Not so much in wine making, but more in wine offers in restaurants; the bottle lists seem to become more smaller yet more dynamic, whereas the by the glass lists expand due to guest’s curiosity as well as some technical aids like Coravin.
General questions :
Nationality : German
Birth year : 1991
What region would you pick for a bottle of your vintage? Douro / Napa Valley / South Australia / Côte de Nuits / Saar
What's your favourite varietal ? and why?
“Riesling was my first love…” My first sommelier job was within the Rheingau, thus Riesling will always carry a special place in my heart. Its acidity-sweetness balance, minerality and lightness are unique in the world of wine to my opinion
Any varietal you don’t get along well ?
Cabernet Franc is something which many of my sommelier colleagues cherish greatly. I do enjoy some, but it has somehow never “clicked” for me regarding this varietal in its entirety… I assume it is due to its strong stalky and meaty flavours.
What do you drink when you don't have a glass of wine in your hand?
In the mornings; strong Cappuccinos made with an Italian Roast coffee. In the afternoons; crisp and refreshing Green Tea, i.e. Sencha.
Let's say you are alone, at home, what's your favourite casual food and wine pairing for dinner?
Pizza Proscuitto and a Chianti Classico. The freshness and vibrant acidity of the Sangiovese pairs oh so well with the saltiness of the ham and the baked Pizza crust!
What is your favourite wine region, not to drink, but to visit ?
Venice is a culturally fascinating city and Veneto a marvellous region. I have yet to discover it’s compelling wines in more detail.
Do you/Did you have a role model/a mentor in the wine/sommelier world? If so, who ?
I have been honoured, humbled and lucky to work with several outstanding sommelier mentors. Theresa Stenzel (then Rokosch) was my mentor as a cheffe sommelière during my hotel training. One could say she ignited the spark. Sebastian MacLachlan Müller was my head sommelier at the ENTE in Wiesbaden, and he raised that spark to a fire, and enrolled me to my first sommelier competitions and exams. In Zürich, Aurélien Blanc, is my boss, friend and mentor. Born in Fixin, Best Sommelier of Switzerland 2018 and now our restaurant manager at Pavillon, he has helped me grow and learn for five years now. Role models to me are Serge Dubs (ASI Best Sommelier of the World 1989 and Chef Sommelier of Auberge de l’Ill) who is one of the longest working sommeliers in the trade and has inspired me with his humility, consistency, and passion to never cease learning; as well as Markus del Monego MW (ASI Best Sommelier of the World 1998 and Master of Wine), who was not only the first German to win the ASI Best Sommelier of the World competition but is also a true friend, companion and humble mentor. My understanding of Bordeaux has been greatly led by his experience and knowledge.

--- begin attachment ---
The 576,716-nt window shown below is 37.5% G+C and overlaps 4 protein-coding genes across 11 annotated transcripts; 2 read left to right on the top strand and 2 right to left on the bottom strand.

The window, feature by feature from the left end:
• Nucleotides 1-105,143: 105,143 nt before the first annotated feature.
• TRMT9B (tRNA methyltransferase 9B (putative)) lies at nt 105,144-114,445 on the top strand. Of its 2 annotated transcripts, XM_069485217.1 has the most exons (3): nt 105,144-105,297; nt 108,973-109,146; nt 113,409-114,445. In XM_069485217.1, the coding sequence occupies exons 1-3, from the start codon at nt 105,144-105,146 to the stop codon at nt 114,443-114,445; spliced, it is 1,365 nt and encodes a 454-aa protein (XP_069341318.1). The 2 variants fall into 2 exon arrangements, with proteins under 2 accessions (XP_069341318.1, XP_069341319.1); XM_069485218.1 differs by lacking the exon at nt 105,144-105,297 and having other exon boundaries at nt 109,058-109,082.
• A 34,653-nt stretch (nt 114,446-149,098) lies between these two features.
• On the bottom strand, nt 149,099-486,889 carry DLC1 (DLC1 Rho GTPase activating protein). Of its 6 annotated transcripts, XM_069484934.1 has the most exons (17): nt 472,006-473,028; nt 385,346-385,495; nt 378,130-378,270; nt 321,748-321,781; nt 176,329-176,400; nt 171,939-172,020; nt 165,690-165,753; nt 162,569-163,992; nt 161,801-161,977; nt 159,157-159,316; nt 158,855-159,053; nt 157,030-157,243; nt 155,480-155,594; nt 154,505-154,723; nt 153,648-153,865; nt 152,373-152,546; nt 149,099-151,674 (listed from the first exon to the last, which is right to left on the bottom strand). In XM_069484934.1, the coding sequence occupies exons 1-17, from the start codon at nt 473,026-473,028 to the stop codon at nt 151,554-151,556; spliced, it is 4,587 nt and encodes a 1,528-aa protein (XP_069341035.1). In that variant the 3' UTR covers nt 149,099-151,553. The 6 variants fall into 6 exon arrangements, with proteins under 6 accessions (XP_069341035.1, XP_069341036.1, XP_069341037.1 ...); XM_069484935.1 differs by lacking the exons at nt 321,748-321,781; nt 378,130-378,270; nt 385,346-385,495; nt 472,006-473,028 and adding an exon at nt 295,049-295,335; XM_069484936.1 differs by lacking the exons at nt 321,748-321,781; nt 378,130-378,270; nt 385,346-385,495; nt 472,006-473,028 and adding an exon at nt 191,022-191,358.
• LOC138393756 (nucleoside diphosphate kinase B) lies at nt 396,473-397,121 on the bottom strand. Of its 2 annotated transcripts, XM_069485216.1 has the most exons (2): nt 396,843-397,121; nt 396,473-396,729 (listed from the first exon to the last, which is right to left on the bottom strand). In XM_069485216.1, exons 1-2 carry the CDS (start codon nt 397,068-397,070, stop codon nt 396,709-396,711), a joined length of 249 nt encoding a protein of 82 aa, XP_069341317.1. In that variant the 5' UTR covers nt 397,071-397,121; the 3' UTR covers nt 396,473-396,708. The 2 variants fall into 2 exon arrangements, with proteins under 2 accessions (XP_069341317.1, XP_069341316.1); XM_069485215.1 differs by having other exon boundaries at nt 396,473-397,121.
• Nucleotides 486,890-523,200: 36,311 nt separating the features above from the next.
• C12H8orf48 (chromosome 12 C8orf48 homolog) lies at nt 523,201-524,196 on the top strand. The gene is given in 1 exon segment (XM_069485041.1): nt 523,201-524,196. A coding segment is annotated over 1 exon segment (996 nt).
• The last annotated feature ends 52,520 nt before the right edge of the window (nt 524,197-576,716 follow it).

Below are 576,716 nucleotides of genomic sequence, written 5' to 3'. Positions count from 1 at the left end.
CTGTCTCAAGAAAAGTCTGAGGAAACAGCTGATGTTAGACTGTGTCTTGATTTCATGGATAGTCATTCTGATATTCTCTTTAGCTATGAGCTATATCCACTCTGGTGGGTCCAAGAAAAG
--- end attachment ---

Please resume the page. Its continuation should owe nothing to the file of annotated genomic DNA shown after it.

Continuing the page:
Best advice you ever received?
“Fast, efficient, friendly.” à Aurélien Blanc’s way of leading a 2* Michelin restaurant service.
“Parle moi du vin!” à Serge Dubs motivating me to use my heart and not only my analytics when tasting, describing and identifying a wine.
“I know that I know nothing!” à A quote from Sokrates, which I think runs true with any sommelier who seriously dives deep into the topic of wine.
Imagine you have been cursed !! You are only able to drink 1 red wine and 1 white wine until your life end. What would it be?
An off-dry Riesling from the Saar due to its quaffability (not sure if that is a word or a sentiment ) and an enticing Syrah from New Zealand, which to me is one of the most underrated origins of the wine world.
You already have an amazing career as a Sommelier. What is your next step/objective in the wine/sommelier world?
The team at Baur au Lac Vins and the Baur au Lac are great fun and good sport, and I would love to continue working with them for years to come. At the same time I’m spending a lot of energy and focus in aiding to inspire and educate young sommeliers around the globe, in order to help spread the know-how and experiences that some of us have been lucky enough to learn.
Champagne, Cava or Franciacorta?
All of them especially in drier styles.
15. b. A special question only for the German sommeliers : Riesling from Alsace...Mosel or another region ? Again, all of them The beauty of our wine world is the diversity and range of origins, characters and styles we encounter. Every Riesling has it’s guest/food/situation moment to be an excellent pairing.
In the city you currently live in, do you have a favourite wine shop for Champagne or other wine categories that you love to go to?
No surprise here, but to me the oldest wine shop of Zürich – Baur au Lac Vins, founded in 1844 – has a great and varied selection of gems both from sparkling and other wine categories, which I am honoured to help curate. In fact, we were awarded “Best sparkling wine shop” by Falstaff last year. You can find us next to the namesake hotel Baur au Lac, within the shopping area of Zürich’s main train station as well as in the suburbs Regensdorf and Küssnacht. And of course online.